Nostalgia 77

Everything Under the Sun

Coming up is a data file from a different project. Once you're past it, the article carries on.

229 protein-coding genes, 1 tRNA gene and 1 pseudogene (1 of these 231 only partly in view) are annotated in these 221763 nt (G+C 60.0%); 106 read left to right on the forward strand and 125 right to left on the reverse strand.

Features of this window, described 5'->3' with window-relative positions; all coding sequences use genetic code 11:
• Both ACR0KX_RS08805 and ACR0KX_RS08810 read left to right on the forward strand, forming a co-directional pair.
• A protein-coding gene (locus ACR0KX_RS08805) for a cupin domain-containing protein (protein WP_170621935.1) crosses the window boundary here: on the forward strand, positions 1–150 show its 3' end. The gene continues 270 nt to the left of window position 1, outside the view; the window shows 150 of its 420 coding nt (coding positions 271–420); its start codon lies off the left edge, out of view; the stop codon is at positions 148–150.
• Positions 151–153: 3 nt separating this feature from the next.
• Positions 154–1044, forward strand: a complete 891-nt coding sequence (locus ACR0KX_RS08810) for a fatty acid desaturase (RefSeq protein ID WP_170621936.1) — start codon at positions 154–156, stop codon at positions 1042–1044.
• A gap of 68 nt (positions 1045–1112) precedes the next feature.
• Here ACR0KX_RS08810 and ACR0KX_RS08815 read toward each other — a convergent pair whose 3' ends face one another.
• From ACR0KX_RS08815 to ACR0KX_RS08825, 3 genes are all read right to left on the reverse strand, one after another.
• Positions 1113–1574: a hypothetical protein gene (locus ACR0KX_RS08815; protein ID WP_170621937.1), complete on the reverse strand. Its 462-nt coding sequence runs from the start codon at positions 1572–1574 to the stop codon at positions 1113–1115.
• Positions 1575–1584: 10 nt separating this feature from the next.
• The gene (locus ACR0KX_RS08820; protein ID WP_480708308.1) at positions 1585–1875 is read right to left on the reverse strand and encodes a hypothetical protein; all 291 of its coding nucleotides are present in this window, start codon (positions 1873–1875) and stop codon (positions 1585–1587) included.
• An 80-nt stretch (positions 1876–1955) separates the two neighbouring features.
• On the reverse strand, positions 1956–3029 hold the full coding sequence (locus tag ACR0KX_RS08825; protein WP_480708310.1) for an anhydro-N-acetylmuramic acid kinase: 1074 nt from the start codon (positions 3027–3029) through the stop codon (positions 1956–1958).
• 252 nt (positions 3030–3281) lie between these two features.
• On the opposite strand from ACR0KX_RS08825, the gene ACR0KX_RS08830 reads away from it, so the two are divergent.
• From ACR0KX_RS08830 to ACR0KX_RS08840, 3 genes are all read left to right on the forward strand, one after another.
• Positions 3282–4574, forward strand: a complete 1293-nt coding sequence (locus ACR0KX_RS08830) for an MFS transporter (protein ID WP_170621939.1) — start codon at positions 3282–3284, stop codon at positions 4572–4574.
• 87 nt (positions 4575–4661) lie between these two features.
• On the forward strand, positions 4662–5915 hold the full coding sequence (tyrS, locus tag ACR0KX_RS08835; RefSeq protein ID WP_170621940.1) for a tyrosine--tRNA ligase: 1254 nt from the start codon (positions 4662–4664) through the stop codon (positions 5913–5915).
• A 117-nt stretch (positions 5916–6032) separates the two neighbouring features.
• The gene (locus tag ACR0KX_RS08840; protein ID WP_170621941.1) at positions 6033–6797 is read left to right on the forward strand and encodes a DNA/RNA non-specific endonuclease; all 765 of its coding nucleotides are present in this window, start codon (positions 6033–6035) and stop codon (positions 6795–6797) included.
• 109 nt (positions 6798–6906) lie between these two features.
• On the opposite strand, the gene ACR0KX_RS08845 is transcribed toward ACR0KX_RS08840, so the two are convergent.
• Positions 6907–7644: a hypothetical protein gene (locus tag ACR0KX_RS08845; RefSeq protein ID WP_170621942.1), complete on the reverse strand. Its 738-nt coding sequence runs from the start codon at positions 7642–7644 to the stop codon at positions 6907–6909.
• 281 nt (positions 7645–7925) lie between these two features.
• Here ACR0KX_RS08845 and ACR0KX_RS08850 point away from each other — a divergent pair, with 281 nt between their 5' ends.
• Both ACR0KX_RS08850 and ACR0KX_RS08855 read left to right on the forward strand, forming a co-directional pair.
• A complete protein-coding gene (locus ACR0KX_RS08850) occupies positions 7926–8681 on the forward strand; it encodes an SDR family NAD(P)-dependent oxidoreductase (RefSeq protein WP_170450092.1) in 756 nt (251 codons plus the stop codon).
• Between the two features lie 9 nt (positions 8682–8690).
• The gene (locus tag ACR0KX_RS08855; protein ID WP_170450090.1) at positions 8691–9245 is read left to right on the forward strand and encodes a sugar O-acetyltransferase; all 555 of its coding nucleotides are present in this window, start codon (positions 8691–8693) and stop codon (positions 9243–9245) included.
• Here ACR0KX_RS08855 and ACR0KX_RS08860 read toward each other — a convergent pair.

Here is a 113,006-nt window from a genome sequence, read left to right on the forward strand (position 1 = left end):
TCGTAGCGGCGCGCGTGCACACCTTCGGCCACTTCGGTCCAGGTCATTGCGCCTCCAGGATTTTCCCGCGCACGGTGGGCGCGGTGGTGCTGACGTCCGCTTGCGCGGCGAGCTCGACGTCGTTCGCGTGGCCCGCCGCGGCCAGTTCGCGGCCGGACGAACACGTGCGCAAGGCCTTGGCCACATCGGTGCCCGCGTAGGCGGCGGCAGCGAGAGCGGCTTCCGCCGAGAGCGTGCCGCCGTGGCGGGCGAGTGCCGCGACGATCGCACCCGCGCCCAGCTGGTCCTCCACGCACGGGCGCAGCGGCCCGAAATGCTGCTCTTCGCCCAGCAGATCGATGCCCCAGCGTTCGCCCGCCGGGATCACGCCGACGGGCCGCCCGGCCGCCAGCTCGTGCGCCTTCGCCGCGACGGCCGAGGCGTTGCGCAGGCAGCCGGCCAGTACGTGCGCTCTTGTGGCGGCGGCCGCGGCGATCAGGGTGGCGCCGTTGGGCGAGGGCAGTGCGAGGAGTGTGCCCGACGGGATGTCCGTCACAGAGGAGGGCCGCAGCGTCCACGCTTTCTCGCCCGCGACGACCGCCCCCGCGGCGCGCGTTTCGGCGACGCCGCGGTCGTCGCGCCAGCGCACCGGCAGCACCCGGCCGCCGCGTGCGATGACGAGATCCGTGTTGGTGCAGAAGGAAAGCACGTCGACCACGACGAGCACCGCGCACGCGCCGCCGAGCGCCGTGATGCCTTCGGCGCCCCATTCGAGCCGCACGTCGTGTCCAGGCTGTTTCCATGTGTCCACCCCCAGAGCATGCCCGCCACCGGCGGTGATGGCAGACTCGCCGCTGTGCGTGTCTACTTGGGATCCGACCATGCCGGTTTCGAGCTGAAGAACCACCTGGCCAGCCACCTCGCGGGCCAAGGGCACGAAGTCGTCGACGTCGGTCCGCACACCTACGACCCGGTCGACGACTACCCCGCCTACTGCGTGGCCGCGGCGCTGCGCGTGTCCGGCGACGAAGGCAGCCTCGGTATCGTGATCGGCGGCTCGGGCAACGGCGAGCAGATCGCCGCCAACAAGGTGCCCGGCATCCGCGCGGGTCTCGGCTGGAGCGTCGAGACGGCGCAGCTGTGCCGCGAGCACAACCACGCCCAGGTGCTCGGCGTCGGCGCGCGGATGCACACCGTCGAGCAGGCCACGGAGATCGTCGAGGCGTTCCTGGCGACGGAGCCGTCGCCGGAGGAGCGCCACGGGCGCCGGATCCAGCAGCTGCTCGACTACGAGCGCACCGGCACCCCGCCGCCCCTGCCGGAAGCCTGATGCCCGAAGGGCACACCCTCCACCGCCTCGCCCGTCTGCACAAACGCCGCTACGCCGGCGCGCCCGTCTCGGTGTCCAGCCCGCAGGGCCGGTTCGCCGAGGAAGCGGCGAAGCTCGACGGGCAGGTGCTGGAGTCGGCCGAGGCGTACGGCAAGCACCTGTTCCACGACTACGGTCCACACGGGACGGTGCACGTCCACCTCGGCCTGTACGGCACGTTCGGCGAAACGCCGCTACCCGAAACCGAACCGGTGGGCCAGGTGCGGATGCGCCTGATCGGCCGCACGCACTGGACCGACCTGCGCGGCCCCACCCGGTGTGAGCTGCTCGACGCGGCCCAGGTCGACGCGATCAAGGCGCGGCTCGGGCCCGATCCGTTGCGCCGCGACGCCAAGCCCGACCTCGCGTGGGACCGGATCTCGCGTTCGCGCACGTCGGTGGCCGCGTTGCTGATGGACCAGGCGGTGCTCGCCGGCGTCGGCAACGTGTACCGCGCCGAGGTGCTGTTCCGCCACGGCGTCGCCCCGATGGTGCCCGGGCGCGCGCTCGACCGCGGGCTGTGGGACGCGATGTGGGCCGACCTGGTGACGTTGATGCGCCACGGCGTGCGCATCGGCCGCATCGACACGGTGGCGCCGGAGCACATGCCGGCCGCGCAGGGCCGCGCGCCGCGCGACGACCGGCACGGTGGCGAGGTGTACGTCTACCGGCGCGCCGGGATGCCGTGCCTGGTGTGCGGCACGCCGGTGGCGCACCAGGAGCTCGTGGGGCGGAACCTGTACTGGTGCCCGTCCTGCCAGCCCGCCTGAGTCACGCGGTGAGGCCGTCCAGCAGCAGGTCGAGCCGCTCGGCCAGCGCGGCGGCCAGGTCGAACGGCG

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When Ben Lamdin first started Nostalgia 77, he played the role of the mastermind producer, cutting and pasting snippets of soul songs together to make his own brand of hip-hop beats. Later he switched to a part-time player, adding his skills on guitar, piano, and drums as well as his compositional talents in jazz-laced numbers. For his fourth LP, Everything Under the Sun, Lamdin takes an instrumental backseat, contributing solely his songwriting, arranging, and production skills and letting others take over. What results is something that -- while it still retains some of that Nostalgia 77 groove found on The Garden -- fits much more comfortably in that kind of smooth jazz, lounge realm, where looking good and having the right drink in hand are key. The musicians involved with the album are talented enough, tapping out intricate rhythms and solos and staying tight and clean, but the whole thing is so slick, so cool, that it's hard to feel much affection towards it. It's safe, even during the improvisational sections, and singers Lizzy Parks and Beth Rowley, while they both have nice voices, seem a little too distant, a little too detached, to really draw the audience in, to make them believe in what they're saying. There are complicated lines, there are intelligent, mature arrangements, but Everything Under the Sun still comes across as a little naïve, and a little fake, like it's done by people who are simply trying to make a record like how they think one is supposed to sound, like how they've been told how one should sound, without knowing how one does sound. This shows, unfortunately, in the end result, and makes the album easy enough to skip over.

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